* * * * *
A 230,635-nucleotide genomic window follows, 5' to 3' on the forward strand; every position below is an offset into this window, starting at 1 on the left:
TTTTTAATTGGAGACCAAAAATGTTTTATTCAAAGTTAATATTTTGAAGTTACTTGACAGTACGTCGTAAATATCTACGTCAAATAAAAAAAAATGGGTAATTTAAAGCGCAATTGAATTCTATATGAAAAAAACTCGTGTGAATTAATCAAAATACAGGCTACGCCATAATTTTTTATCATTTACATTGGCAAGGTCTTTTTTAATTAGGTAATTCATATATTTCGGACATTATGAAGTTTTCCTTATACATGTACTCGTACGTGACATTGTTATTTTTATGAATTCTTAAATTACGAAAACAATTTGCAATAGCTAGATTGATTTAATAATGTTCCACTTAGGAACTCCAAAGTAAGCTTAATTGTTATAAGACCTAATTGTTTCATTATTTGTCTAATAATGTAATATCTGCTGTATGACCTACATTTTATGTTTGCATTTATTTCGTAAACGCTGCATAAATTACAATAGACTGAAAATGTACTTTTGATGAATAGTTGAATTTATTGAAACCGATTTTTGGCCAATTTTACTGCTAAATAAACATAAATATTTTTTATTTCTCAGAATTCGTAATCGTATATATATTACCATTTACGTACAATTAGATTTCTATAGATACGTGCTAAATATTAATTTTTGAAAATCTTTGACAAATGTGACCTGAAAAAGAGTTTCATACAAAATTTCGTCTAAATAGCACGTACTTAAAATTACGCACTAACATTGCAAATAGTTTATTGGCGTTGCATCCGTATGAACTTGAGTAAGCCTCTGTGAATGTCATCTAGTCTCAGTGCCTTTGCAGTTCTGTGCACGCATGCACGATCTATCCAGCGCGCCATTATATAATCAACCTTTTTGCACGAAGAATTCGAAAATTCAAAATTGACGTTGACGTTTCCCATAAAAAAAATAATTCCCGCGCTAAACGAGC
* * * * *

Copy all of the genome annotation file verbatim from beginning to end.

A 230,635-nucleotide genomic window follows, 5' to 3' on the forward strand; every position below is an offset into this window, starting at 1 on the left:
TTTTTAATTGGAGACCAAAAATGTTTTATTCAAAGTTAATATTTTGAAGTTACTTGACAGTACGTCGTAAATATCTACGTCAAATAAAAAAAAATGGGTAATTTAAAGCGCAATTGAATTCTATATGAAAAAAACTCGTGTGAATTAATCAAAATACAGGCTACGCCATAATTTTTTATCATTTACATTGGCAAGGTCTTTTTTAATTAGGTAATTCATATATTTCGGACATTATGAAGTTTTCCTTATACATGTACTCGTACGTGACATTGTTATTTTTATGAATTCTTAAATTACGAAAACAATTTGCAATAGCTAGATTGATTTAATAATGTTCCACTTAGGAACTCCAAAGTAAGCTTAATTGTTATAAGACCTAATTGTTTCATTATTTGTCTAATAATGTAATATCTGCTGTATGACCTACATTTTATGTTTGCATTTATTTCGTAAACGCTGCATAAATTACAATAGACTGAAAATGTACTTTTGATGAATAGTTGAATTTATTGAAACCGATTTTTGGCCAATTTTACTGCTAAATAAACATAAATATTTTTTATTTCTCAGAATTCGTAATCGTATATATATTACCATTTACGTACAATTAGATTTCTATAGATACGTGCTAAATATTAATTTTTGAAAATCTTTGACAAATGTGACCTGAAAAAGAGTTTCATACAAAATTTCGTCTAAATAGCACGTACTTAAAATTACGCACTAACATTGCAAATAGTTTATTGGCGTTGCATCCGTATGAACTTGAGTAAGCCTCTGTGAATGTCATCTAGTCTCAGTGCCTTTGCAGTTCTGTGCACGCATGCACGATCTATCCAGCGCGCCATTATATAATCAACCTTTTTGCACGAAGAATTCGAAAATTCAAAATTGACGTTGACGTTTCCCATAAAAAAAATAATTCCCGCGCTAAACGAGC